Until three days before the Oct. 27 ballot for the Irish presidency, Sean Gallagher’s 20-point lead looked unassailable. Then scandal blemished his campaign. It wasn’t your usual tawdry tale of a candidate who couldn’t keep it zipped—slacks or unwise opinions. Nor was it about venality in any direct sense. Gallagher doesn’t stand accused of using taxpayer money to live high on the hog, as some British politicians were in 2009, much less attempting to sell a political office as former Illinois Governor Rod Blagojevich did. If Gallagher is guilty—and he denies the most sulphurous accusation levelled against him, that he collected a €5,000 check on behalf of the Irish political party Fianna Fail—his “crime” is to be more closely associated with Ireland’s discredited former government than he let on.
Small beer? Perhaps. But Irish anger at Fianna Fail for leading the country from boom to penury is profound. And as in many other countries, a festering mistrust of mainstream politics is boosting the chances of outsider candidates. That’s why Gallagher, campaigning as an independent and presenting himself as a kind of Irish Herman Cain, a cleanskin free from the taint of party politics and honed for high office by years as an entrepreneur, has been faring so well in opinion polls. That’s why the suggestion that the outsider is really an insider may have killed Gallagher’s chances.
It was all going swimmingly. Gallagher isn’t just a businessman but has profile and popularity as a TV star, one of five “wealthy and successful venture capitalists” who evaluate pitches from would-be partners on the Irish network RTE’s show Dragon’s Den. The ambush came on the same network, during a televised debate, and was launched by Sinn Fein’s Martin McGuinness, a rival candidate skilled in such surprise tactics through his past membership of the Provisional IRA and subsequent engagement with Northern Ireland’s democratic system. When Gallagher admitted he had been “a grassroots member” of Fianna Fail, McGuinness pounced, alleging that Gallagher had helped organize a Fianna Fail fundraiser, issuing invitations, arranging delivery of photographs of the participants with then premier Brian Cowen, and even collecting the entry fee. “There was something very rotten at the heart of the last administration and as far as I’m concerned, Sean was part of that,” said McGuinness.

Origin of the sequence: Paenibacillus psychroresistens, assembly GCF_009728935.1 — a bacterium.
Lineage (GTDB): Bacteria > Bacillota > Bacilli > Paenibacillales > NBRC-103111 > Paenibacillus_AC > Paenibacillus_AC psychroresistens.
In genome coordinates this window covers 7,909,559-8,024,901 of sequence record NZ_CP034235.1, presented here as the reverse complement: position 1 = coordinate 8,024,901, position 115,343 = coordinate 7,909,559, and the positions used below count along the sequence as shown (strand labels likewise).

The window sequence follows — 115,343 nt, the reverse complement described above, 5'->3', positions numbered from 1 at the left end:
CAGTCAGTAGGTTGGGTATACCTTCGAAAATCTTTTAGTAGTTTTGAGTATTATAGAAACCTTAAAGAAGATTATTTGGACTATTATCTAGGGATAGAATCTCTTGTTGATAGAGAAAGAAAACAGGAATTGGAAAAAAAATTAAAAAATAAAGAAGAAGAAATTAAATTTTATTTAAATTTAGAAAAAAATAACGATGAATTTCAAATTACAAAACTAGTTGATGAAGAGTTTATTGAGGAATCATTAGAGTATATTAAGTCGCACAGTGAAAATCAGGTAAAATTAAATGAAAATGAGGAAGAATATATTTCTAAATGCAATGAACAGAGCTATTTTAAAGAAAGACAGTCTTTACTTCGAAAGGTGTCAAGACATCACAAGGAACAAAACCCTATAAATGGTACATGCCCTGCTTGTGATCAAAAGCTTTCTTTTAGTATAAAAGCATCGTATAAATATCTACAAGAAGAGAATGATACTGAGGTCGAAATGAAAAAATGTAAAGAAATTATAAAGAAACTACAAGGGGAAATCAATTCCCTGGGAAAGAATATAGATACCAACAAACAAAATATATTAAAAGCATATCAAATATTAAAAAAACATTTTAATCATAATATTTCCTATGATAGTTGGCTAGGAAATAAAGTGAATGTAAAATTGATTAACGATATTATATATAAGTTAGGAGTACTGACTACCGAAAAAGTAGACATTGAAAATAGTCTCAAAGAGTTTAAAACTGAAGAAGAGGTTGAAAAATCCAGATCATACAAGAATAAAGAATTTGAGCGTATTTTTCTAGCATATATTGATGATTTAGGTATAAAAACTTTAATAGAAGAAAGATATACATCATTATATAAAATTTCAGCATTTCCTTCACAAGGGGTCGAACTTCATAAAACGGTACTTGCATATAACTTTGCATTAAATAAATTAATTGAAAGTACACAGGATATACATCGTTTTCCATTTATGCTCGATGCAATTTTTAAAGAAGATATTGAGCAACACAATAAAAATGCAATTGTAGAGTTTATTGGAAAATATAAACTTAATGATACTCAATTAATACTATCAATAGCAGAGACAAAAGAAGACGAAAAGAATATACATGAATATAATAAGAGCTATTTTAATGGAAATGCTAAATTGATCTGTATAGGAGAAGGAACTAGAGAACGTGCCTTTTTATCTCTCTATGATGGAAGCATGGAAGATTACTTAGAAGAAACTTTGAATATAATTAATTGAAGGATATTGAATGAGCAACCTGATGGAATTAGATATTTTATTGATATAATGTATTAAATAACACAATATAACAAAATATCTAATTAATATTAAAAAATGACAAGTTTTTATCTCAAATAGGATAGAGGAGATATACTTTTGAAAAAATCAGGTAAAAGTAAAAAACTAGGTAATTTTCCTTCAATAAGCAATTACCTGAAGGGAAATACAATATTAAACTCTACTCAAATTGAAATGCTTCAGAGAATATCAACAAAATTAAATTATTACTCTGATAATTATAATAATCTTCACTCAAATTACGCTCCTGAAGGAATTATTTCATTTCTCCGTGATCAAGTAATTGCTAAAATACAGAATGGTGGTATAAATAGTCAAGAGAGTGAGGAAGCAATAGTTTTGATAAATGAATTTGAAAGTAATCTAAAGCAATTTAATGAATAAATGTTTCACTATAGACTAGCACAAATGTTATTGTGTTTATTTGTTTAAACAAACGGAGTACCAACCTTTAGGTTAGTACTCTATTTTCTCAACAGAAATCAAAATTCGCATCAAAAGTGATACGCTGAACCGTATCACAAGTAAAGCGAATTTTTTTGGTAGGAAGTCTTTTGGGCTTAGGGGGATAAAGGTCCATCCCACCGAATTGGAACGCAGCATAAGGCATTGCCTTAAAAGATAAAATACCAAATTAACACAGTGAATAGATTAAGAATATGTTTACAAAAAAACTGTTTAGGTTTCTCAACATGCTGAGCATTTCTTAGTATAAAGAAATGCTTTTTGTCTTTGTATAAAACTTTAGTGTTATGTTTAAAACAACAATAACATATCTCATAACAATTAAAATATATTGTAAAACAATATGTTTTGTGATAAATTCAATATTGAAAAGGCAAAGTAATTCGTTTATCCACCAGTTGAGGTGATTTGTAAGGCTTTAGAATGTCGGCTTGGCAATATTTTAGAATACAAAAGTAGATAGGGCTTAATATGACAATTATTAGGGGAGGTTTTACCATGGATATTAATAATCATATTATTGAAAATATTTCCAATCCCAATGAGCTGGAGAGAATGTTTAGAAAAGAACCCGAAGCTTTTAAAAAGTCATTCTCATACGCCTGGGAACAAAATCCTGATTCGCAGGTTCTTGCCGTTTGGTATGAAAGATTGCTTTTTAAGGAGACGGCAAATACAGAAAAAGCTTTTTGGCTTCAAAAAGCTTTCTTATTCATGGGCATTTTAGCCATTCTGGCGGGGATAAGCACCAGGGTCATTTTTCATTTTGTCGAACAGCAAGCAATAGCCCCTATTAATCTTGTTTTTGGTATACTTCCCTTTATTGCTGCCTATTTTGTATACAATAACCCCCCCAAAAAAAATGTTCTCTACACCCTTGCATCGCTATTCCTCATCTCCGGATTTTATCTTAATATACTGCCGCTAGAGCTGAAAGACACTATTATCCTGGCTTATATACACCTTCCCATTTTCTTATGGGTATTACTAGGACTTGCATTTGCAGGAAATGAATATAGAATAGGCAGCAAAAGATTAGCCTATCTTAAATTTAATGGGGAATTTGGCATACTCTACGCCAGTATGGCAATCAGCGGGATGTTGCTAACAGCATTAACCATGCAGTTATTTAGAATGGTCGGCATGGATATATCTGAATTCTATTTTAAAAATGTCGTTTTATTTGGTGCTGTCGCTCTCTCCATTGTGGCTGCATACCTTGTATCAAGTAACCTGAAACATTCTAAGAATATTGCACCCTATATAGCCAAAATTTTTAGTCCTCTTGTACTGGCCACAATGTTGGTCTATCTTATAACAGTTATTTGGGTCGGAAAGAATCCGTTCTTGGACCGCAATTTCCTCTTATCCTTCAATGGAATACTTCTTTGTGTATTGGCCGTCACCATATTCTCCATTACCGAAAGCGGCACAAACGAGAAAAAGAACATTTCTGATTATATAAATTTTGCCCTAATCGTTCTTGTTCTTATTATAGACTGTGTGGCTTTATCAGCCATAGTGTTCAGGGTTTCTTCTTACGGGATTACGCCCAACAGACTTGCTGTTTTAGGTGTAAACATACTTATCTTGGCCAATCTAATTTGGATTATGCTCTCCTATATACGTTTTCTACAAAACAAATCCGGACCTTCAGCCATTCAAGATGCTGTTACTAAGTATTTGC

Gallagher accepted that he had issued invitations and may have passed on photographs, but continues to reject the claim about the money. Results, due on the evening of Oct. 28 or the following day, will show whether voters have given him the benefit of the doubt. If not, the next President of Ireland is most likely to be the candidate until election week running Gallagher a distant second, a veteran politician from a storied mainstream party—Michael D. Higgins of Ireland’s Labour Party. McGuinness, in third place, seems unlikely to profit from his role in toppling Gallagher.
This may all seem like a sideshow as the economic forces that laid waste Ireland and brought down its government continue to rage through the euro zone. And on one level it is, since the presidency is largely symbolic. But it matters in Ireland where the choice of president has provided Irish voters with a way to express their changing aspirations and self image. And there are wider resonances everywhere, for electorates—and candidates—in an era set against old politics but not at all sure what or who should fill the vacuum.
Catherine Mayer is London Bureau Chief at TIME. Find her on Twitter at @Catherine_Mayer or on Facebook at Facebook/Amortality-the-Pleasures-and-Perils-of-Living-Agelessly . You can also continue the discussion on TIME’s Facebook page and on Twitter at @TIME .